The child next door to us is always crying. We think up ways of dealing with it. Silver bullets. A stake through the heart. Exorcism. Hours later, Gemma sighs and wonders why his parents allow him make so much noise. As a last resort, I mention some Japanese methods I recall reading about in a faraway museum. In our house, it’s just the two of us and, perhaps, that’s just as well. Once, before our doctor ruled it out as a possibility, Gemma and I spoke about making a baby. We decided on a boy and gave him a fully formed personality. He had a quiet intensity and large arms. He had a wonderful ability to say the same thing over and over again without sounding repetitive. He didn’t need things to be explained to him more than once. We called him Marlon after our favorite actor. If he wanted to join us in a glass of wine at mealtime we said that was ok. During our meal, the child next door started crying again and we told Marlon he must never do that. The crying continued and Gemma and I shook our fists at the wall separating us from our neighbors. Marlon could wait, we decided. Today – a clear though breezy early winter Sunday - we have volunteered to look after Gemma’s nephew. He is known as Little Patrick. He is five years old, and enjoys climbing and starring in home movies. From previous child-minding adventures we know it is a mistake offering to look after him, but Gemma likes to do a good deed now and again. Little Patrick’s parents – Gemma’s brother, Joe, and his wife, Audrey – have a wedding to attend, and their regular child-sitter is temporarily refusing any contact with Little Patrick after he flushed her new earrings down the toilet. They were a gift from her boyfriend. ‘Of course we will look after Little Patrick,’ we say when the call comes through. ‘Send him in on the train.’ ‘He’s five years old,’ his mother reminds us. ‘Well make sure they don’t charge him full whack,’ we say. Instead of by train, Little Patrick arrives in his father’s large car. He arrives with a tractor and trailer, a DVD called Shark Tale, a story book called Abdul, Susie and the Lollipop, a change of clothes and a CD of Johnny Cash’s greatest hits. ‘Would you like a cocktail,’ I ask him, as soon as his father has left. ‘I make a really good Long Island Iced Tea.’ He doesn’t say anything to this, instead just climbs onto the high chair at our breakfast bar and stares at me. I take this as a Yes and get busy with the blender. ‘Who is that silly man making a mess?’ Gemma asks Little Patrick as I slosh around my cocktail shaker, spilling lemon juice and fizzing cola everywhere. Again, he doesn’t answer. He just keeps staring at me. ‘He’s a shy boy,’ says Gemma, patting him on the head. ‘He’s a bit like our little guy,’ I say, pouring tumblers of the cocktail. ‘He has a quiet intensity.’ This all changes as soon as he sees the tumblers of Long Island Iced Tea I have prepared. Quickly, he drinks three and I drink two. I am tempted to pour some Bacardi into his fourth. He can’t get enough of them into him. When he becomes hyper-active and emotional Gemma decides we should go to the beach. She grabs her camera, I buckle Little Patrick into the back seat of our car and off we go. We drive to the beach, find a parking space along the promenade in front of the water, and turn to Little Patrick to make sure he is still excited. As we assist him out of his seat, we close the car door on his thumb. At once, I re-open the car door, release the trapped thumb and pretend no harm has been done. Gemma fusses over Little Patrick’s wonderful coat, points to the waves caressing the strand below us, and, for a moment, we think we will get away with it. However, he starts to cry. As he cries and cries, the thumb turns black. ‘It will fall off if you keep crying,’ I say to him, pointing at his scary thumb. ‘We need a bandage,’ Gemma says and she clutches him to her, and takes turns to kiss his injury and say bad bold door to our innocent car. ‘He is making a really annoying sound,’ I say. ‘So would you if someone tried to take off your thumb,’ says Gemma. ‘Let’s throw him in the water,’ I say. ‘Maybe we should skip the beach,’ says Gemma, when it is obvious that no amount of sand and sea is going to alleviate Little Patrick’s distress. We decide to drive into town. On our way, we stop by the woods. Gemma and I often walk together there on Sundays. It’s where we have some of our best conversations. As well as children and marriage, we have talked about music, places we would like to see, the state of our parents’ health, the economic downturn and Barack Obama. Gemma loves talking about Barack. He has a nice smile, she says. The assassin will remove that smile, I say. He is so charismatic, she says. Tell that to his undertaker, I say. He will fix the world, she says. I thought a woman was going to do that, I say. Gemma says a lot more things about Barack. She reads everything about him in the newspapers too. And turns on the television whenever he is due to make one of his inspirational speeches. Barackitis I call it. So bad is her condition I had to order his book for her from Amazon and, then, bid outrageously on e-bay for a New York Times the morning after he won the election. When we finish this Sunday’s conversation Little Patrick is nowhere to be seen. He has disappeared. At once and with both hands, Gemma starts pulling at her hair. I try to stay calm. ‘Please tell me this isn’t happening,’ Gemma says scanning the leafless trees all around us, her hands now clamped to either side of her head. ‘This sort of thing happens all the time,’ I say. ‘How are we going to find him among all these trees? He’s very small. He might have fallen down a foxhole.’ ‘Maybe he’s chasing that fox,’ I say, pointing to a fast-moving reddish thing upon the ridge ahead of us. ‘I’m going to kill that fox,’ says Gemma, hurrying off. As I watch her scurry onto the ridge, then fade inside the trees, I think of the time I disappeared. It was when I was little also, though perhaps not quite so little as Little Patrick. As a boy, I used to like hunting for horse chestnuts, and every autumn I threw my stick at the tree growing beyond the back garden of our house. One autumn, my father brought me to a forest along the edges of our town – at least I thought it was a forest, everything was so large back then. He threw his sticks at the tallest trees while I sought out one short enough to accept my feeble throws. I wandered away from my father and looked for a suitable tree. I remember drifting deep into the forest. As I wandered further and further among the trees I could hear my father calling out, but I ignored his calls and continued my search. Eventually, I happened upon a small clearing and, growing out of the ground at a skewed angle, was the tree I had been searching for. It was so skewed it looked as though it wanted to grow along the ground instead of taking its place amongst the others. ‘Leave that one alone,’ I remember my father saying when he got to me. ‘A tree born crooked will never grow straight.’ When we catch up to him, Little Patrick is standing on a tree stump, swinging a squirrel by its tail. I tell him we will cook the squirrel for dinner, but that first I have to check it for signs of ringworm. When he stops swinging the squirrel and presents it to me, I pretend I am afraid. Little Patrick starts laughing at my fear, and in the ensuing trepidation, the squirrel evades my nervous hands and scurries up a tree. Then Gemma clutches Little Patrick to her. He is still laughing when we get back to the car. On our way into town, we stop at a pharmacy and purchase an elaborate bandage for the injured thumb. Further on again, we park near the open pier, where the river surges into the bay. It’s our favorite part of town. Sometimes the tidewater is so high it laps over the pier walls. Other times, the river and sea waters are angry, and they clash mercilessly. Today, the waters have declared a temporary peace, the swans have made an appearance, and we take Little Patrick over to see them. Some swans are bobbing on the water, resting. Others drift with the current. And one or two have waddled out of the water, up the boat ramp and onto the pier, and are accepting crumbs of bread tossed from un-needed loaf-wrappers. Little Patrick walks right up to one, and stares at the orange beak pinching the ground before him. He shoves his bandaged thumb up in the air just as Gemma takes a photograph. We walk further along the pier. It juts right out into the bay and the further along it we walk the deeper the water becomes. Little Patrick likes keeping close to the edge in order that he may better see into the water. Mentally, I prepare myself for when Little Patrick disappears again, and I must plunge into the deepening water to search for his little body. Gemma takes more photographs. At the end of the pier a spiky breeze is blowing in off the open water. An old man and his dog stand at the edge of the pier. Two fishermen cast their lines and hope for the best. I notice that they have already caught something and thrown it in a bucket placed on the wall raised along the windward end of the pier. I point out the bucket to Little Patrick and he saunters over to inspect it. ‘Do you think we should get a dog?’ I ask Gemma, turning my attention to the old man. ‘Before he moves in to the White House, Barack is going to buy his little girls a puppy,’ Gemma says. ‘He’s hoping to get one from a shelter. A mutt, he says. Maybe, we could do that.’ ‘He sounds like the right man for the job,’ I say. ‘He is the only man for the job,’ says Gemma. ‘You do know he can’t count,’ I say. ‘He thinks there are fifty seven states in America. I suppose there are if you include Ireland and England, and a few other places. But I don’t think he was thinking along those lines.’ ‘He gives great answers,’ Gemma says. ‘All he says is Yes we can,’ I say. ‘That’s a great answer,’ Gemma says. When we turn to him, Little Patrick is up on the wall. There is no barrier. Just a thirty-foot drop into the water below, which Little Patrick will know about if he runs for a couple more steps. ‘Oh Jesus,’ Gemma says and freezes to the spot where she is standing. I launch myself, and manage to wrap my hand around one of his busy legs, and haul him from the wall. Gemma takes him from me, and sits down with her back to the wall, holding Little Patrick. She clutches him close to her, rocks him gently, and they sit like that together until long after the fishermen catch another fish. Eventually, we gather ourselves, and go for a Pizza. Little Patrick chooses toppings of Chef brown sauce, Heinz ketchup and Hellmann’s mayonnaise. In no time his head resembles a large multi-colored lollipop. Gemma takes another photograph. Then we bring him back to our house. Back at the house, Gemma transfers her photographs from her camera to the computer. She has a file called my pictures and in it she keeps photographs of our child-minding adventures. She has one of her two-year old niece, Saoirse, who has no hair and looks terrified, possibly because kneeling towards her is a green-faced man with a set of Dracula fangs protruding from his mouth. There is one of her three-year old nephew, Paulito, who divides his time between Portugal and Ireland, and can speak three languages. He has a great mop of curly hair and doesn’t look too happy, possibly because he is sitting in the black vinyl chair at my local barber shop about to have his curls cut off. Then there is one of my eight year-old nephew, Cian. He is holding up a drawing of a burning-down house which, if memory serves, he told us was a drawing of where Gemma and I live. Gemma often prints out her own favorites, has them framed and hangs them on the walls of our home. When the child next door starts crying, I stick on the Johnny Cash CD and twice read Little Patrick the story of Abdul, Susie and the Lollipop. It’s quite boring, so we drink another Long Island Iced Tea and examine his tractor and trailer. I put on my Corpse Bride DVD but Little Patrick doesn’t like the look of the bride, so I watch it on my own. I consider putting on his DVD about the shark, but I have seen enough water for one day. Instead, we write two poems. One is for his granny who worries all the time. One is for his father who has a sore leg. ‘When you get back to the farm, give your father a message from me,’ I say to Little Patrick, as our time together draws to a close. ‘Tell him, soon the big house and all the fields will belong to Uncle Ronan.’ Later, after Little Patrick has been safely returned to his grateful parents, Gemma is still looking at the computer screen, flicking through her photographs. For a moment, she pauses at the one of Little Patrick at the pier, his uncertain expression before the swan, his bandaged thumb sticking into the winter air. ‘Before he left he asked me how Johnny Cash fell into the ring of fire,’ I say. ‘I think he enjoyed playing with you,’ says Gemma. Soon, she switches on the TV. Barack is due to make one of his inspirational speeches. During the speech, Gemma hangs on every word. Afterwards, there are questions. Barack smiles at everyone who asks a question and says yes we can. I wish he would tell the reporters what he really thinks. Go to hell the lot of you. Shove your questions where the sun doesn’t shine. Stop going on about things that are unsolvable. During my litany, the phone rings. It’s my sister Lisa. ‘Cian is dying to see his Uncle Ronan,’ she says. ‘Can you and Gemma take him for a night?’ ‘Yes we can,’ I say. ‘Send him in on the train.’ That night, Gemma shudders when she thinks about Little Patrick on the pier wall. ‘Don’t talk about that,’ I say. ‘It gives me the gollywobbles.’ Instead, we resume the creation of our make-believe baby. Gemma adds a nice speaking voice. I give him an inquiring mind. To make things interesting, we weave a mesh of conflicting emotions into his curious psyche. If he wants to sit up and watch a horror movie we say of course you can Marlon and make room for him between us on the sofa. And if he wants to pack a rucksack and go see the world we say that is ok too and bid him a teary bon voyage. And, later again, in the soundless hours, when we catch ourselves not sleeping, and we ask each other where on earth he could be this quiet night, it’s then that it hits us: that though he never cries, he has our hearts broken.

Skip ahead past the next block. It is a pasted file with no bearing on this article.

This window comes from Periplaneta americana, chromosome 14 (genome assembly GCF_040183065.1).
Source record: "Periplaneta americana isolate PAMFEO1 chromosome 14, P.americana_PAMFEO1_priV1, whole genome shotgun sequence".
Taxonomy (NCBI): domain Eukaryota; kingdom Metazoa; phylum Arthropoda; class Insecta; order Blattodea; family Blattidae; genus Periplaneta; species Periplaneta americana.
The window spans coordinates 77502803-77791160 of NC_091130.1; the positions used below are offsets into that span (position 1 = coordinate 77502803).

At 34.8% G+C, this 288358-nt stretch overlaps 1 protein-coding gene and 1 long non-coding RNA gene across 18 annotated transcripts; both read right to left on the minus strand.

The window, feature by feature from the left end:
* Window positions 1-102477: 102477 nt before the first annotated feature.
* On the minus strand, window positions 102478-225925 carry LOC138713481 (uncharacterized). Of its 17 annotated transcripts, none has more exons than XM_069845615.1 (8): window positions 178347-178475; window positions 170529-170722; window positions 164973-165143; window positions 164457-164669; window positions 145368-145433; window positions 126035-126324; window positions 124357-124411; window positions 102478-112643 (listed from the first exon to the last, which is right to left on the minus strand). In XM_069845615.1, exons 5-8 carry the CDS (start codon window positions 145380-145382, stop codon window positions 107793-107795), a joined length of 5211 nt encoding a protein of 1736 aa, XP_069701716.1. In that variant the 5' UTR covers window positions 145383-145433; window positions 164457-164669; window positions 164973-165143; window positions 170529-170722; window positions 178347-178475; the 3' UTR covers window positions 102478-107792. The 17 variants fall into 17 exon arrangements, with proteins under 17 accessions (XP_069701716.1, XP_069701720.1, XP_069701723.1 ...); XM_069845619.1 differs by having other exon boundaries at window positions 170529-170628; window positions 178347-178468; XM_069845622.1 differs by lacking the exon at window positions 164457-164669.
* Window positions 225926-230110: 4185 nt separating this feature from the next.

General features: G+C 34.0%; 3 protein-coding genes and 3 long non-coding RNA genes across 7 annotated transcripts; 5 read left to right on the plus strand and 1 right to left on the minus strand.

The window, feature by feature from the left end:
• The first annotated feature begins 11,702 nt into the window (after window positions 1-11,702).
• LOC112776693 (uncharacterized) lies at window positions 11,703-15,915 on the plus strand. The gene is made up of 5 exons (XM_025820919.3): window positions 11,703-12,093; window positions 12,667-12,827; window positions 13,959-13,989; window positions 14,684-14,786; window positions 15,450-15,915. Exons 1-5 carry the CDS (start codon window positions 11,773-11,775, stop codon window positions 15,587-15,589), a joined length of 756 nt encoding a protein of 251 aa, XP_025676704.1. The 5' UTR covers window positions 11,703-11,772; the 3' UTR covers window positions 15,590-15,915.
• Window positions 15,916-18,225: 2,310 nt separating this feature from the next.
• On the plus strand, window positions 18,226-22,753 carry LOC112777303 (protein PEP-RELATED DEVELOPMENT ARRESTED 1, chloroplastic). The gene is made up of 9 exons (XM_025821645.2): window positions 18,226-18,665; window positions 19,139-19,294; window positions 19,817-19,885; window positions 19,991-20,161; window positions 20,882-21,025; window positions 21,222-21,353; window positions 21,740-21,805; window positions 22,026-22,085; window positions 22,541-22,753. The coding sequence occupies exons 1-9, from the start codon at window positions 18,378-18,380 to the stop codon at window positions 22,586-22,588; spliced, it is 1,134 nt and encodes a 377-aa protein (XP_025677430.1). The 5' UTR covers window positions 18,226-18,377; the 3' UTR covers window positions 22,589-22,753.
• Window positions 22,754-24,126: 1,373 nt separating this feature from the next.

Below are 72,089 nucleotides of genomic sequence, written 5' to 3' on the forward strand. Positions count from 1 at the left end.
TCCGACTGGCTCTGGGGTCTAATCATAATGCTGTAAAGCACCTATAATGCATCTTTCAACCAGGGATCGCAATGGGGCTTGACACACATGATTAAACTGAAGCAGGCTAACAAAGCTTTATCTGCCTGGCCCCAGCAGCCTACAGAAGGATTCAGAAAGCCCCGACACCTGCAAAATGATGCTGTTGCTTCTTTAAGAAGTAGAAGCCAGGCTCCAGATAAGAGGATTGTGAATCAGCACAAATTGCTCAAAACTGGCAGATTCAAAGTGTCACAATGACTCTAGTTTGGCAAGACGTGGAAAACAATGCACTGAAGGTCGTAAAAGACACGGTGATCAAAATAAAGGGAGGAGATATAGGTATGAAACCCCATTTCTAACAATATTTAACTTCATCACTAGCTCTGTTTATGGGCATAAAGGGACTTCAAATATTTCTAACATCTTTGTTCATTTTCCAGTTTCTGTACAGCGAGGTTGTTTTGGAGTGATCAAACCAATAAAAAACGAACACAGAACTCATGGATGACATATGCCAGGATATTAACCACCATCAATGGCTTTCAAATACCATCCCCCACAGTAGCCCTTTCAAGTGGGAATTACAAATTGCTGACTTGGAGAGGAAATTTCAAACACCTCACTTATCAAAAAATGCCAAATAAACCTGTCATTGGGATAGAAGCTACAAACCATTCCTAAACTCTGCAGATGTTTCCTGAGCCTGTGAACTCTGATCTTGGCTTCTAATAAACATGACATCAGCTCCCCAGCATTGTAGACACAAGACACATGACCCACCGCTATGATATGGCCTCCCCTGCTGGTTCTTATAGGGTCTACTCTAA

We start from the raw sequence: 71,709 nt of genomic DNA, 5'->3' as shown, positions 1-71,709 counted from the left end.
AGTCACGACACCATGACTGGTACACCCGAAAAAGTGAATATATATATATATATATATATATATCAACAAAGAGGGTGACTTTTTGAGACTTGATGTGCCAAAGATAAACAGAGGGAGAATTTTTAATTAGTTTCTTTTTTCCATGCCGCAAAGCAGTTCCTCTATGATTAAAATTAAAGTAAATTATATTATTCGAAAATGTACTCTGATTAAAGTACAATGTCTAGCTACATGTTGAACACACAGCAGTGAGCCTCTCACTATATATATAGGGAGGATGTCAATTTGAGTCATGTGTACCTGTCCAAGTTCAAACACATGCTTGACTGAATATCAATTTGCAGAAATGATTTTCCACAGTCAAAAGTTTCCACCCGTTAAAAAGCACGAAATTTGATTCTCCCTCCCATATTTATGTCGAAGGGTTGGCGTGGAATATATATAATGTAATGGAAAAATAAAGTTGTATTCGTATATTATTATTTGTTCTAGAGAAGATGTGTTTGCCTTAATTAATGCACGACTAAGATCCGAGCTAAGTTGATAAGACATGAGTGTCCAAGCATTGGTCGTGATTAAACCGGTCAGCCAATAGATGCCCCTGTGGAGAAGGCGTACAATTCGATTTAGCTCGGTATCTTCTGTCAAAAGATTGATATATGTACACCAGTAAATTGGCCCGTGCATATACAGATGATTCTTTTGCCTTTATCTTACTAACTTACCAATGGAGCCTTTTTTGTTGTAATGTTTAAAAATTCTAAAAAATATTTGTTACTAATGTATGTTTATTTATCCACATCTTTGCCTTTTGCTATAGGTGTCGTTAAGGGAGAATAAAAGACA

ALAN McMONAGLE lives in Galway, Ireland. In October 2008 his first collection of stories, Liar Liar, was published by Wordsonthestreet Press.